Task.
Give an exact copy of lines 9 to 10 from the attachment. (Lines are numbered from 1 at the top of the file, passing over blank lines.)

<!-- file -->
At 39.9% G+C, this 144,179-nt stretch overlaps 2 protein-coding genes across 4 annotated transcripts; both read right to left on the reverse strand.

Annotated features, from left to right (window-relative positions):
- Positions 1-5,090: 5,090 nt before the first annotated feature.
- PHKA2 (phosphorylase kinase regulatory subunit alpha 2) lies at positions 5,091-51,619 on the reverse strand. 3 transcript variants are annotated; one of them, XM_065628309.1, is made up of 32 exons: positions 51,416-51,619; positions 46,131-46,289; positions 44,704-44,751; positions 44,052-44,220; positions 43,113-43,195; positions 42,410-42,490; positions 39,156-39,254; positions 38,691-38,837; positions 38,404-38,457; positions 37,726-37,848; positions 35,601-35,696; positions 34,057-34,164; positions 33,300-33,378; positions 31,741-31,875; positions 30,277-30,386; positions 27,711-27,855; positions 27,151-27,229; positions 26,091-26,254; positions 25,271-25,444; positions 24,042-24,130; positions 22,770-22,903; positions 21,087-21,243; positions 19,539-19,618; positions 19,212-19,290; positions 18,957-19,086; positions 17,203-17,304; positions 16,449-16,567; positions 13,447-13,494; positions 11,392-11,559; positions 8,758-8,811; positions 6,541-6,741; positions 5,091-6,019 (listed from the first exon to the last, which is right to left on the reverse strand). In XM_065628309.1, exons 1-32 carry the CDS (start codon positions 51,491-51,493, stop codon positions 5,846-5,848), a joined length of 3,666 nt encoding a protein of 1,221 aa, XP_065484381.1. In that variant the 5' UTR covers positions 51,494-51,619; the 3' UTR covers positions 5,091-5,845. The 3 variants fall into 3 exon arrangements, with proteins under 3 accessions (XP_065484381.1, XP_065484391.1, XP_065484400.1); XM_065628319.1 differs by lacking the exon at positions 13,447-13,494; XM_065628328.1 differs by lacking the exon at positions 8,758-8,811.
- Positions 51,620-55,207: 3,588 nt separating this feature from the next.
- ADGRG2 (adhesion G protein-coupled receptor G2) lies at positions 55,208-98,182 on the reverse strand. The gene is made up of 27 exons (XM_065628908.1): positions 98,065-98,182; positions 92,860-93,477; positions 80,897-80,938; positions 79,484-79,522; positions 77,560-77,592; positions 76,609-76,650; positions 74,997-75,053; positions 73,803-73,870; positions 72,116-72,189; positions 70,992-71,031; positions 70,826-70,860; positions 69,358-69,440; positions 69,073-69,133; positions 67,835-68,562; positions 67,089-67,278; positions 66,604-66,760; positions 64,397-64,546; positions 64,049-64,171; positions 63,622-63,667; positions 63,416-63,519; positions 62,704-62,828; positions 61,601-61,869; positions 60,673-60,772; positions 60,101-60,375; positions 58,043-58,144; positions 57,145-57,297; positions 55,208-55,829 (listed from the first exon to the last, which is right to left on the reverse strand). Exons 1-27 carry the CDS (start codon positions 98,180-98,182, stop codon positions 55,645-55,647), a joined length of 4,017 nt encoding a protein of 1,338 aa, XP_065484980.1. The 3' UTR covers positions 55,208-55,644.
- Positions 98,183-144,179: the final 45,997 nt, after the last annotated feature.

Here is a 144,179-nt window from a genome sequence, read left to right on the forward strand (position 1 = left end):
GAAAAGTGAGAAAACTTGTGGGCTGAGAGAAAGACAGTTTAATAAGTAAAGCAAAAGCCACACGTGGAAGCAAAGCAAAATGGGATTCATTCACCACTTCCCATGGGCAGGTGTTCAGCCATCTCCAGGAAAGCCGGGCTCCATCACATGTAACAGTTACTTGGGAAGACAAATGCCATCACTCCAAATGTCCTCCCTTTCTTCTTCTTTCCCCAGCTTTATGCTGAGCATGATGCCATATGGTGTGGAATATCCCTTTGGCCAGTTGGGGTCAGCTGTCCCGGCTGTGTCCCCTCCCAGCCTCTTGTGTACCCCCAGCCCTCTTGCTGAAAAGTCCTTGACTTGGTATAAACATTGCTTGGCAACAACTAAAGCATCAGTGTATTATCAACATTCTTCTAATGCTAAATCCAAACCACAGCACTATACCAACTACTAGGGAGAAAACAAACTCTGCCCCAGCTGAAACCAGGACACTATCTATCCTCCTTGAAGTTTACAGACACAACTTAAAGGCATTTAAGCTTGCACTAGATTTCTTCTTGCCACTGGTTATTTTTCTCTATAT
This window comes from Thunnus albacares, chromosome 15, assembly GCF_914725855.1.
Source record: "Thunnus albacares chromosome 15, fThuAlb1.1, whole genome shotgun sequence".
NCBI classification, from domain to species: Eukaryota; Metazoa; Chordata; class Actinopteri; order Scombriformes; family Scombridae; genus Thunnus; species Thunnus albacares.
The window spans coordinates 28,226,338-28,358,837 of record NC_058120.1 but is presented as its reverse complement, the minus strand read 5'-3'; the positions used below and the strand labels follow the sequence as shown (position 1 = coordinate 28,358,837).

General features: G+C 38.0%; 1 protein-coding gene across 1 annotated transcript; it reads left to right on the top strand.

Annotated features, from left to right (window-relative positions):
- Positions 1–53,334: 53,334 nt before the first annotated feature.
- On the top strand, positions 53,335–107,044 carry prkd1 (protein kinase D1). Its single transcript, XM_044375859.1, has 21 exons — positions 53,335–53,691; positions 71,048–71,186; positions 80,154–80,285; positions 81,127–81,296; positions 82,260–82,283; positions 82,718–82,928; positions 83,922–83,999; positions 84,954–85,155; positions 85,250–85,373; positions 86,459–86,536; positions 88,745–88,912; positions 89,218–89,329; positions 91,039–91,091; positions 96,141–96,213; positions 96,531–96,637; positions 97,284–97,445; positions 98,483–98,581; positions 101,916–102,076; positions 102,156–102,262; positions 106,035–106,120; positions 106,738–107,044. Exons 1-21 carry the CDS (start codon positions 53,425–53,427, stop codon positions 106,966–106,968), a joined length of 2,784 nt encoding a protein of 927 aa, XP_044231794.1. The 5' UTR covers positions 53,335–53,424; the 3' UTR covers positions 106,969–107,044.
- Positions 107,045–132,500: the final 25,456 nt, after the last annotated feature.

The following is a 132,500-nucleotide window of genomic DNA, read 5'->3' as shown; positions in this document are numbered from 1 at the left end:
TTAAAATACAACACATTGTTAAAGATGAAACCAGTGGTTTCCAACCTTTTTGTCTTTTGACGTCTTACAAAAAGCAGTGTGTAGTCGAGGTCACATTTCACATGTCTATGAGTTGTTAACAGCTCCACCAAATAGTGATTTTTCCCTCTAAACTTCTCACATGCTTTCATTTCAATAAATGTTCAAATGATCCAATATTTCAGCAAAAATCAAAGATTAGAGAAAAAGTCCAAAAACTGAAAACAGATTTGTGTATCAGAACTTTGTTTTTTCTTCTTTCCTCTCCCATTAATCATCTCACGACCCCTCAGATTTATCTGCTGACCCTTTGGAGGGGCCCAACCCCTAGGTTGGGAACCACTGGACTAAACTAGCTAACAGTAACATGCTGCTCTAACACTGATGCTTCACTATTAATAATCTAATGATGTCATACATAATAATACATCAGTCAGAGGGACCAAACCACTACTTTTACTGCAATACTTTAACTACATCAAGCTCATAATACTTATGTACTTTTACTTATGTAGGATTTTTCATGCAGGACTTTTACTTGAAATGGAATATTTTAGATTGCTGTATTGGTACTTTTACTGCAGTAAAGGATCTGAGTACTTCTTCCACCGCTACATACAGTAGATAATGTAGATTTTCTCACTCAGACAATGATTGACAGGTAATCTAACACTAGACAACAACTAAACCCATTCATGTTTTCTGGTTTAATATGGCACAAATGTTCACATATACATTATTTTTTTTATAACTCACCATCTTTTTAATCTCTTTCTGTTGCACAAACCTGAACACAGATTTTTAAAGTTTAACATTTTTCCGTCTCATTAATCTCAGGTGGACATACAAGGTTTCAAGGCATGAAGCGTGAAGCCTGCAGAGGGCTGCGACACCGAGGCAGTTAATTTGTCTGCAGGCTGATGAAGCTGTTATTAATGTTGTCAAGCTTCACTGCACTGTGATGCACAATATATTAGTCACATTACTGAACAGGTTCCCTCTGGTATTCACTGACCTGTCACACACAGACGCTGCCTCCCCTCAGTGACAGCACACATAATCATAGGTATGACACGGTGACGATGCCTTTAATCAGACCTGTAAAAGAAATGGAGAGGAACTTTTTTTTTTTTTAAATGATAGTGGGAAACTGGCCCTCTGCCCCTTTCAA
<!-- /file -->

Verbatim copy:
GAAAAGTGAGAAAACTTGTGGGCTGAGAGAAAGACAGTTTAATAAGTAAAGCAAAAGCCACACGTGGAAGCAAAGCAAAATGGGATTCATTCACCACTTCCCATGGGCAGGTGTTCAGCCATCTCCAGGAAAGCCGGGCTCCATCACATGTAACAGTTACTTGGGAAGACAAATGCCATCACTCCAAATGTCCTCCCTTTCTTCTTCTTTCCCCAGCTTTATGCTGAGCATGATGCCATATGGTGTGGAATATCCCTTTGGCCAGTTGGGGTCAGCTGTCCCGGCTGTGTCCCCTCCCAGCCTCTTGTGTACCCCCAGCCCTCTTGCTGAAAAGTCCTTGACTTGGTATAAACATTGCTTGGCAACAACTAAAGCATCAGTGTATTATCAACATTCTTCTAATGCTAAATCCAAACCACAGCACTATACCAACTACTAGGGAGAAAACAAACTCTGCCCCAGCTGAAACCAGGACACTATCTATCCTCCTTGAAGTTTACAGACACAACTTAAAGGCATTTAAGCTTGCACTAGATTTCTTCTTGCCACTGGTTATTTTTCTCTATAT
This window comes from Thunnus albacares, chromosome 15, assembly GCF_914725855.1.